What Russia got by scaring Elon Musk

What Russia got by scaring Elon Musk

Anne Applebaum writes:

One evening in September 2022, a group of Ukrainian sea drones sped out into the Black Sea, heading for Russian-occupied Crimea. Their designers—engineers who had been doing other things until the current war began—had carefully targeted the fast, remote-controlled, explosive-packed vessels to hit ships anchored in Sebastopol, the home of Russia’s Black Sea Fleet. But the drones ran into a problem: Starlink, the satellite-communications system that Ukraine had been using since Russia invaded early last year, unexpectedly wasn’t working. This was a surprise to the engineers. Several people, in Ukraine and elsewhere, frantically called and texted Elon Musk, the owner of Starlink, to persuade him to enable the system.

Musk, in turn, called Walter Isaacson, his biographer, and told him there was a “non-trivial possibility” that the sea-drone attack could lead to a nuclear war. According to Isaacson, Musk had recently spoken with Russia’s ambassador in Washington, who had warned him explicitly that any attack on Crimea would lead to nuclear conflict. Musk implied to several other people (though he later denied it) that he had been speaking with President Vladimir Putin around that time as well.

These are details that you may have already heard. Many of them were first reported in May, by Oliver Carroll at The Economist. Since then, The New Yorker has also described how Ukrainian soldiers abruptly lost their access to Starlink on the battlefield during a different set of land operations. Isaacson’s version of the maritime story implies that all of the drones in the operation washed ashore that evening. But recently in Ukraine, I met some of the engineers who helped design the unmanned sea vehicles, including an engineer who was involved in the first attempt to hit Russian ships in Sebastopol. They told me that not all of the drones involved were lost. Some returned back to base, undamaged.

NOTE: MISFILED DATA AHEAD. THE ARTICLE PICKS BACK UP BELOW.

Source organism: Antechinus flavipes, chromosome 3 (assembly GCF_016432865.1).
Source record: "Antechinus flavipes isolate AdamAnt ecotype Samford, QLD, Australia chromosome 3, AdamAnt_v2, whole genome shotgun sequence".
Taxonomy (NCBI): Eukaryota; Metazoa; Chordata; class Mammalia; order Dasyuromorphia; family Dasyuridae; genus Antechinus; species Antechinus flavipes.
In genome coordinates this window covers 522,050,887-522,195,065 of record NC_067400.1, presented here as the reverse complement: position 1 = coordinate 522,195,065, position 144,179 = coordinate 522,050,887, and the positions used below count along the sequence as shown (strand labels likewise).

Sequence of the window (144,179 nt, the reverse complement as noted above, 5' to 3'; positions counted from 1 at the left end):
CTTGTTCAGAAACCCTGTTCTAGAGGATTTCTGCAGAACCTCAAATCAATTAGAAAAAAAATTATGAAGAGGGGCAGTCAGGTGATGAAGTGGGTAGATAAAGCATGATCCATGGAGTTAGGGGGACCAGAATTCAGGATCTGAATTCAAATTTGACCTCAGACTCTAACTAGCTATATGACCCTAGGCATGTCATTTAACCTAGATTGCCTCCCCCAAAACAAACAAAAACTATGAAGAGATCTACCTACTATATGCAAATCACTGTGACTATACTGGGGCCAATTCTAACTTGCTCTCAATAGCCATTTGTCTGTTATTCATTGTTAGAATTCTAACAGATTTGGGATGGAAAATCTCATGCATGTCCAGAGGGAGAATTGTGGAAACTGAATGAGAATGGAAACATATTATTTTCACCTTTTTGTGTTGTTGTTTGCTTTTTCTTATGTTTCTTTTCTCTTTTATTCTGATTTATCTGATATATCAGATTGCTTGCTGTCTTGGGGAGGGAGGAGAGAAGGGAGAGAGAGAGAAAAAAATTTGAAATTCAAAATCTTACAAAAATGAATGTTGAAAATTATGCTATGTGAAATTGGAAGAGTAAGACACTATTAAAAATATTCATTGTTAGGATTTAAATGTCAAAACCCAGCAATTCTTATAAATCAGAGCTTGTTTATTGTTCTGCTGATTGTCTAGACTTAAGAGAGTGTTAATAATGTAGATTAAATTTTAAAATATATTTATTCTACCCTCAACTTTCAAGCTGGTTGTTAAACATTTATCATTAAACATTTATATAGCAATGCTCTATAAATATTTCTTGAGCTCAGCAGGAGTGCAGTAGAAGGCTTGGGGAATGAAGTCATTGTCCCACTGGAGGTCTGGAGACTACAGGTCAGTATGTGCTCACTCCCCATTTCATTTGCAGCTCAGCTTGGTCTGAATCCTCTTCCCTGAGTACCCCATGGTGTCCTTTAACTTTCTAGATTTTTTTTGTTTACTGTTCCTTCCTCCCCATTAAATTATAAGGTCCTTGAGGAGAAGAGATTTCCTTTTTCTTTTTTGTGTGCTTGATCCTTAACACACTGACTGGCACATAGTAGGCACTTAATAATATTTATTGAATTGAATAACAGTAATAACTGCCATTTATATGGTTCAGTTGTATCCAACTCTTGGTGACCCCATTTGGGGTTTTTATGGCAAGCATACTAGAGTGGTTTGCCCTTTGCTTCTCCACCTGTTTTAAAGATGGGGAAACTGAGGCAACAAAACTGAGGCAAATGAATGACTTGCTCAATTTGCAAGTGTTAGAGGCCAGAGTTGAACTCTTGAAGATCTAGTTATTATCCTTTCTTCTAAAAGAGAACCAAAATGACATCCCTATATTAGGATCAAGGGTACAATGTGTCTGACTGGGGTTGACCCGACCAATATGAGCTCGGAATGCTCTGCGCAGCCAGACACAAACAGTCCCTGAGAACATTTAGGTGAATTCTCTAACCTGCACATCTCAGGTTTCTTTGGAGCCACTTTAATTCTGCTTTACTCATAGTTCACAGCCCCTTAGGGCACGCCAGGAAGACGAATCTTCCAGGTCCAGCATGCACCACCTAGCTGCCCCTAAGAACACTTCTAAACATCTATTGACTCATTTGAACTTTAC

Here is the part you might not have heard, or not registered: The same team launched a similar attack again a few weeks later. On October 29, a fleet of guided sea drones packed with explosives did reach Sebastopol harbor, using a different communications system. They did hit their targets. They put one Russian frigate, the Admiral Makarov, out of commission. The team believes that they damaged at least one submarine and at least two other boats as well.

And then? Nuclear war did not follow. Despite Musk’s fears, in other words—fears put into his head by the Russian ambassador, or perhaps by Putin himself—World War III did not erupt as a result of this successful attack on a Crimean port. Instead, the Russian naval commanders were spooked by the attack, so much so that they stuck close to Sebastopol harbor over the following weeks. [Continue reading…]

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